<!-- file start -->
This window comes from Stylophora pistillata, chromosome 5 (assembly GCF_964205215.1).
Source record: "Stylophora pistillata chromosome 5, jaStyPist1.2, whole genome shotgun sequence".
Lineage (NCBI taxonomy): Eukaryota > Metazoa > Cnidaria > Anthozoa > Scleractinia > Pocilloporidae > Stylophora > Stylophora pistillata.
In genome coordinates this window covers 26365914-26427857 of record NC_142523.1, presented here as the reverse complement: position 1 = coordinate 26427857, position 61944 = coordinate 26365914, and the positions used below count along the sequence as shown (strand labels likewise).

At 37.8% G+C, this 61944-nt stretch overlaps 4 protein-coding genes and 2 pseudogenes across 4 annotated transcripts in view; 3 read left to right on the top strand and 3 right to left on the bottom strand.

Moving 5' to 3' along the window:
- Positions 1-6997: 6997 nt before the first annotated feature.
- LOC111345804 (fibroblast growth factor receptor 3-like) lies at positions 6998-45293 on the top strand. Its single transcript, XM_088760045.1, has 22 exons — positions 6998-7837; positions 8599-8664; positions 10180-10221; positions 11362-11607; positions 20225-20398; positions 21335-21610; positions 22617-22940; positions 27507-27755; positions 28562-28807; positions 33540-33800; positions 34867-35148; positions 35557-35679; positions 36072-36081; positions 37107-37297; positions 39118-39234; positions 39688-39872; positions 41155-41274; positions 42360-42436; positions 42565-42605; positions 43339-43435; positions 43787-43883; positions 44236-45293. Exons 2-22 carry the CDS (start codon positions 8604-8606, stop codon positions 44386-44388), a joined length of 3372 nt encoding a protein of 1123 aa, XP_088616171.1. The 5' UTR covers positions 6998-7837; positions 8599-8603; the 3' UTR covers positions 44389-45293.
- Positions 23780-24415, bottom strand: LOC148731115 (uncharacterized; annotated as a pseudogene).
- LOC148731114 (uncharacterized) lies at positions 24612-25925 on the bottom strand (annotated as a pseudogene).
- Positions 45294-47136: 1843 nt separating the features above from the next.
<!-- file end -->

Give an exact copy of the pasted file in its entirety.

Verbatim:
This window comes from Stylophora pistillata, chromosome 5 (assembly GCF_964205215.1).
Source record: "Stylophora pistillata chromosome 5, jaStyPist1.2, whole genome shotgun sequence".
Lineage (NCBI taxonomy): Eukaryota > Metazoa > Cnidaria > Anthozoa > Scleractinia > Pocilloporidae > Stylophora > Stylophora pistillata.
In genome coordinates this window covers 26365914-26427857 of record NC_142523.1, presented here as the reverse complement: position 1 = coordinate 26427857, position 61944 = coordinate 26365914, and the positions used below count along the sequence as shown (strand labels likewise).

At 37.8% G+C, this 61944-nt stretch overlaps 4 protein-coding genes and 2 pseudogenes across 4 annotated transcripts in view; 3 read left to right on the top strand and 3 right to left on the bottom strand.

Moving 5' to 3' along the window:
- Positions 1-6997: 6997 nt before the first annotated feature.
- LOC111345804 (fibroblast growth factor receptor 3-like) lies at positions 6998-45293 on the top strand. Its single transcript, XM_088760045.1, has 22 exons — positions 6998-7837; positions 8599-8664; positions 10180-10221; positions 11362-11607; positions 20225-20398; positions 21335-21610; positions 22617-22940; positions 27507-27755; positions 28562-28807; positions 33540-33800; positions 34867-35148; positions 35557-35679; positions 36072-36081; positions 37107-37297; positions 39118-39234; positions 39688-39872; positions 41155-41274; positions 42360-42436; positions 42565-42605; positions 43339-43435; positions 43787-43883; positions 44236-45293. Exons 2-22 carry the CDS (start codon positions 8604-8606, stop codon positions 44386-44388), a joined length of 3372 nt encoding a protein of 1123 aa, XP_088616171.1. The 5' UTR covers positions 6998-7837; positions 8599-8603; the 3' UTR covers positions 44389-45293.
- Positions 23780-24415, bottom strand: LOC148731115 (uncharacterized; annotated as a pseudogene).
- LOC148731114 (uncharacterized) lies at positions 24612-25925 on the bottom strand (annotated as a pseudogene).
- Positions 45294-47136: 1843 nt separating the features above from the next.